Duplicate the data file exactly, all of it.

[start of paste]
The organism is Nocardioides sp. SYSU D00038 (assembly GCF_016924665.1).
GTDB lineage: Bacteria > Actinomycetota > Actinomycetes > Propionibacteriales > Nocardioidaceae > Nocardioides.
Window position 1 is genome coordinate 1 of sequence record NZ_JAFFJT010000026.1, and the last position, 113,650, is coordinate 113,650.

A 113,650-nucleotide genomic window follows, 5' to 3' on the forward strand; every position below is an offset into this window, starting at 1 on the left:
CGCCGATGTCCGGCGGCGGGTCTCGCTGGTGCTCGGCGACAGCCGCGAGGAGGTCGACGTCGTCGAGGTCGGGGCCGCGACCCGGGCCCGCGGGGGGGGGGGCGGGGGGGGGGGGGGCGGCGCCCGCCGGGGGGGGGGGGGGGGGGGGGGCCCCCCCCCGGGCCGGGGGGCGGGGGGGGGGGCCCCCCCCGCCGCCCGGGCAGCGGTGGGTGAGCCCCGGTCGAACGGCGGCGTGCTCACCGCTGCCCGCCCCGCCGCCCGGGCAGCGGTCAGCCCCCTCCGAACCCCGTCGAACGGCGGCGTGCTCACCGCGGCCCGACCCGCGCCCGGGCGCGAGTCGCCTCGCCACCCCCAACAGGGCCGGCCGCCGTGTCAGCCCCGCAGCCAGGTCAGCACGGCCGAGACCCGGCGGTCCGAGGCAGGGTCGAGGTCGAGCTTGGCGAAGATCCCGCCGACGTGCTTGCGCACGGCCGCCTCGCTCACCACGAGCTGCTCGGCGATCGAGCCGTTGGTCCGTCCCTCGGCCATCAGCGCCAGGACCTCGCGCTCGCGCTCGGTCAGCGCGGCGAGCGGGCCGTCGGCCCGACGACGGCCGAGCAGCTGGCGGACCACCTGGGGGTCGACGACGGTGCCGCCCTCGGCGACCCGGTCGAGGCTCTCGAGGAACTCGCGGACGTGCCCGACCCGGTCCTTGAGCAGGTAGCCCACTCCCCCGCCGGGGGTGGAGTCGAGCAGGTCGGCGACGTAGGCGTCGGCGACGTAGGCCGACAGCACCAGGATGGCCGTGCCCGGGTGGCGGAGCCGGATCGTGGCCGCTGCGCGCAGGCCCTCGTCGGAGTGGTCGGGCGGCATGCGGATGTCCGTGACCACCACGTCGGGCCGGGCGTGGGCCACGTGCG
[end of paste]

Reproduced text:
The organism is Nocardioides sp. SYSU D00038 (assembly GCF_016924665.1).
GTDB lineage: Bacteria > Actinomycetota > Actinomycetes > Propionibacteriales > Nocardioidaceae > Nocardioides.
Window position 1 is genome coordinate 1 of sequence record NZ_JAFFJT010000026.1, and the last position, 113,650, is coordinate 113,650.

A 113,650-nucleotide genomic window follows, 5' to 3' on the forward strand; every position below is an offset into this window, starting at 1 on the left:
CGCCGATGTCCGGCGGCGGGTCTCGCTGGTGCTCGGCGACAGCCGCGAGGAGGTCGACGTCGTCGAGGTCGGGGCCGCGACCCGGGCCCGCGGGGGGGGGGGCGGGGGGGGGGGGGGCGGCGCCCGCCGGGGGGGGGGGGGGGGGGGGGGCCCCCCCCCGGGCCGGGGGGCGGGGGGGGGGGCCCCCCCCGCCGCCCGGGCAGCGGTGGGTGAGCCCCGGTCGAACGGCGGCGTGCTCACCGCTGCCCGCCCCGCCGCCCGGGCAGCGGTCAGCCCCCTCCGAACCCCGTCGAACGGCGGCGTGCTCACCGCGGCCCGACCCGCGCCCGGGCGCGAGTCGCCTCGCCACCCCCAACAGGGCCGGCCGCCGTGTCAGCCCCGCAGCCAGGTCAGCACGGCCGAGACCCGGCGGTCCGAGGCAGGGTCGAGGTCGAGCTTGGCGAAGATCCCGCCGACGTGCTTGCGCACGGCCGCCTCGCTCACCACGAGCTGCTCGGCGATCGAGCCGTTGGTCCGTCCCTCGGCCATCAGCGCCAGGACCTCGCGCTCGCGCTCGGTCAGCGCGGCGAGCGGGCCGTCGGCCCGACGACGGCCGAGCAGCTGGCGGACCACCTGGGGGTCGACGACGGTGCCGCCCTCGGCGACCCGGTCGAGGCTCTCGAGGAACTCGCGGACGTGCCCGACCCGGTCCTTGAGCAGGTAGCCCACTCCCCCGCCGGGGGTGGAGTCGAGCAGGTCGGCGACGTAGGCGTCGGCGACGTAGGCCGACAGCACCAGGATGGCCGTGCCCGGGTGGCGGAGCCGGATCGTGGCCGCTGCGCGCAGGCCCTCGTCGGAGTGGTCGGGCGGCATGCGGATGTCCGTGACCACCACGTCGGGCCGGGCGTGGGCCACGTGCG